Lines long as latest jobless numbers released

RALEIGH A sign of the times is the number of people who arrive early at the Raleigh unemployment office to wait in line.

One recently laid off worker told Eyewitness News he waited four hours to see someone about his claim. And with more workers being laid off, things could get worse.

Many workers like Scott Locke have put in years of service with companies, but that's not good enough in this economy.

"I worked for the contractor lot on Yonkers Road," Locke said. "Fifteen years of good service."

And he has the letter of recommendation letter to prove it.

"Scott is dependable and a hard worker," the letter states.

His hard work couldn't prevent him from being laid off. He was dismissed from his job due to economic reasons.

At the unemployment office in Raleigh, the numbers of unemployed workers have doubled. Statewide, unemployment rose to 8.7 percent, the highest in the last 25 years.

Unemployment rates in the metropolitan statistical areas for December were:

  • Asheville - 6.7 percent, up from 6.1 percent in November.
  • Burlington - 9.4 percent, up from 8.5 percent.
  • Charlotte-Gastonia-Concord NC-SC - 8.9 percent, up from 8.2 percent.
  • Durham - 6.1 percent, up from 5.8 percent.
  • Fayetteville - 7.8 percent, up from 7.4 percent.
  • Goldsboro - 7.9 percent, up from 7.2 percent.
  • Greensboro-High Point - 8.6 percent, up from 8.1 percent.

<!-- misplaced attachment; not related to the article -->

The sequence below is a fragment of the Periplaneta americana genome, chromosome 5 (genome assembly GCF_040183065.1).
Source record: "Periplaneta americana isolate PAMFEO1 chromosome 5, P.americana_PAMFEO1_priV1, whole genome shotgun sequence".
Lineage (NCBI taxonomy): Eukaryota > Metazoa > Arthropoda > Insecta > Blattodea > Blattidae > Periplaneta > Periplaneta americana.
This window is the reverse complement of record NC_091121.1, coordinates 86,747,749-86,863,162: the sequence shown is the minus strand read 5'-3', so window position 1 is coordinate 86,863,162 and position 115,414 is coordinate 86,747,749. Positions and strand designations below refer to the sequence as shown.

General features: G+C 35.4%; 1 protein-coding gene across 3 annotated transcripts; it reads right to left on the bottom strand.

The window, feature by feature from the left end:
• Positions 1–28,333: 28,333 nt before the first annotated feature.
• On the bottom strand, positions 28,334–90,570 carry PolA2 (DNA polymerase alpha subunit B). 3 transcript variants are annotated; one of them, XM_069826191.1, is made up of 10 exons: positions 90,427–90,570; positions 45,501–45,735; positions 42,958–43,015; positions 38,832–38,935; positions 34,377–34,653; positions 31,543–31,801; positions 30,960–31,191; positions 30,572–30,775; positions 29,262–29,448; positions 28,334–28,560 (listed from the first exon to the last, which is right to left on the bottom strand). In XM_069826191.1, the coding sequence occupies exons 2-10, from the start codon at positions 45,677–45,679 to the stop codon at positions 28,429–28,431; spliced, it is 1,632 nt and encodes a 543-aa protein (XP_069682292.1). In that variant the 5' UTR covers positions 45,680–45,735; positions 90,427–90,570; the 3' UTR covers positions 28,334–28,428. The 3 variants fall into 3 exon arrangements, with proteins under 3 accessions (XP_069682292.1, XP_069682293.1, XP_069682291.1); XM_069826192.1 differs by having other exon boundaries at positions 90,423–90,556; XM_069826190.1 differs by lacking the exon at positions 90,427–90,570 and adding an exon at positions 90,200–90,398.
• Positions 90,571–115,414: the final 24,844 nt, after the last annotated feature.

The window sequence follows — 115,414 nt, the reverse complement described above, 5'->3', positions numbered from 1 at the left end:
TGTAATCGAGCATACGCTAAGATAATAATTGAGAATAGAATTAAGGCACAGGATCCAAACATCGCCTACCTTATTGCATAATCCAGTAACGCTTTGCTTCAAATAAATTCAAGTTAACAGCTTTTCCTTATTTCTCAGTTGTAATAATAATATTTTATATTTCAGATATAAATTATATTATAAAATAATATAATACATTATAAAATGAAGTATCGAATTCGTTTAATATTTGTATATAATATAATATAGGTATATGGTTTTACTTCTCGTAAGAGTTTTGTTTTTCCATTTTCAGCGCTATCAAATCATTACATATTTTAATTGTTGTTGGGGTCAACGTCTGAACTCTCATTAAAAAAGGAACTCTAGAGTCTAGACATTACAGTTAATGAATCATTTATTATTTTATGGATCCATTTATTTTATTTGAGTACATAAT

• Greenville - 8.3 percent, up from 7.7 percent.
  • Hickory-Lenoir-Morganton -10.9 percent, up from 10.2 percent.
  • Jacksonville - 6.8 percent, up from 6.5 percent.
  • Raleigh-Cary - 6.5 percent, up from 6.1 percent.
  • Rocky Mount - 11.7 percent, up from 10.9 percent.
  • Wilmington - 8.4 percent up from 7.6 percent.
  • Winston-Salem - 7.6 percent, up from 7.2 percent.

Click here for Friday's report released by the Employment Security Commission of NorthCarolina.

A larger volume of claims makes it harder for workers at the unemployment office to process claims and get people their money.

Employment Security Commission Chairman Moses Carey says the office is trying to make sure everyone's needs are met.

"We are doing it through groups, via internet, we're doing it over the telephone trying to process the claims as quickly as possible," Carey told Eyewitness News.

So, how bad is it?

Nearly 400,000 people are out of work in North Carolina.

Fed up over being laid off and not being able to find a new job, Locke resorted to begging in the rain for two hours -- just to put food on his table.

Locke said, "I wrote a sign that said, 'Help. I need groceries. Unemployed. Layoffs.'"

Inside the ESC, it takes time to try finding a job and file for unemployment benefits all in one office.

Chairman Carey says a lack of resources, outdated software, a shortage of claim filers and the increase in the volume of claims are just some of the challenges.

"These are unprecedented times here. Hopefully, it will get better," Carey said.

Local and state leaders say the proposed federal stimulus package would offer funds needed to meet those challenges.

In the meantime, experts say there are things you can do to protect yourself.

  • Keep all records from previous employers.

  • Even if you get laid off, you can use a good letter of recommendation from a previous employer.

  • Keep copies of important paperwork at home.

  • Update your skills and resume.

For more job hunting tips, click here.

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